Students Across The Country Unite In Support Of Jamia University | POPxo

Students Across India Gather In Solidarity Against Police Brutality In Jamia University

Students Across India Gather In Solidarity Against Police Brutality In Jamia University

Over the past few days, protests have erupted in different parts of India including West Bengal, North East, Uttar Pradesh, and Delhi against the CAA i.e. Citizenship Amendment Act, 2019. The Bill was passed in the Rajya Sabha on December 11, and two days later was given the President's assent on December 13.

Why Are People Protesting The Citizenship Amendment Act?

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The aim of this Act is to amend the definition of 'illegal immigrants' for Hindu, Sikh, Parsi, Buddhist and Christian immigrants from countries like Pakistan, Afghanistan, and Bangladesh who have taken refuge in India without proper documentation. Non-Muslim refugees will be given fast-track citizenship in six years making citizenship a matter of faith.

India's National Register of Citizens (NRC) is a citizenship list that is part of the government's effort to identify and weed out people it claims are illegal immigrants in the northeast state of Assam. The government says that many Muslims whose families originally came from neighbouring Bangladesh aren't rightful citizens even though they've lived in Assam for decades.

When the NRC was published in August, around two million people- many Muslims and some Hindus found that their names weren't on the list. They were told that they have limited time to prove that they are, in fact, citizens. If they failed to do so, they can be rounded up into massive new detention camps and ultimately deported. So far, this measure affects potentially two million people, not all 200 million Muslims in India. However, the BJP has said that it plans to extend the NRC process across the country.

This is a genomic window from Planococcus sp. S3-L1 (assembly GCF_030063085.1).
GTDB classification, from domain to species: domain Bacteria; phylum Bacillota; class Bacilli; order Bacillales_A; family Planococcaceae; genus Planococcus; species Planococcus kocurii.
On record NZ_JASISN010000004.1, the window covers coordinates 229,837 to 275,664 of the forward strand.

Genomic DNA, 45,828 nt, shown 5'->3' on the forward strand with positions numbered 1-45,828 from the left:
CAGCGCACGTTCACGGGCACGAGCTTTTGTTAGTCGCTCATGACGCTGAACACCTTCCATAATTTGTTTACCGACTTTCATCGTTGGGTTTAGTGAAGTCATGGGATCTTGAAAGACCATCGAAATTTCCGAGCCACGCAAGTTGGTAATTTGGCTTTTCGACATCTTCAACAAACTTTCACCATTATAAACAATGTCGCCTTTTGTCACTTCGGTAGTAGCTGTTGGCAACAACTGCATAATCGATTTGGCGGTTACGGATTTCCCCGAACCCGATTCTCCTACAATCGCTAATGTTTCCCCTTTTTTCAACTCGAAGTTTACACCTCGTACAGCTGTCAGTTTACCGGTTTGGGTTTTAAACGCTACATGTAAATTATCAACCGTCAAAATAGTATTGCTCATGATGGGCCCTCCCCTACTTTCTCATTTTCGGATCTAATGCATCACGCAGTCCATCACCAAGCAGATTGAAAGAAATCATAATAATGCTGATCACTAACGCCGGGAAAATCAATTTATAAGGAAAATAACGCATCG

Protests on the Citizenship Amendment Act are unfortunate and deeply distressing, Says PM Modi

Hindustan Times
Hindustan Times

Prime Minister, Narendra Modi said that he was deeply disturbed by the protests happening around the country. He said, "Violent protests on the Citizenship Amendment Act are unfortunate and deeply distressing. Debate, discussion and dissent are essential parts of democracy but, never has damage to public property and disturbance of normal life been a part of our ethos."

"The need of the hour is for all of us to work together for the development of India and the empowerment of every Indian, especially the poor, downtrodden and marginalised. We cannot allow vested interest groups to divide us and create disturbance," he added.

 

What is happening in Jamia Millia Islamia University?

Delhi Police PRO, MS Randhawa had a media briefing where he said that around 4:30 PM some protestors went towards Mata Mandir marg and set a bus on fire. He also said that no casualties had taken place and that the police had used minimum force against the students. 

However, videos and pictures from the university have surfaced online showing that the police entered the campus by the hundreds and lathi-charged the protesters and used tear gas to disperse them. Allegedly, the police even entered the campus mosque, library, and bathrooms and beat up students who weren't a part of the protests. 

The Vice-Chancellor of Jamia Millia Islamia, Najma Akhtar, addressed the press on Monday and said that the university would file a complaint against the entry of police into the campus and demanded a high-level inquiry into the incidents that occurred on Sunday.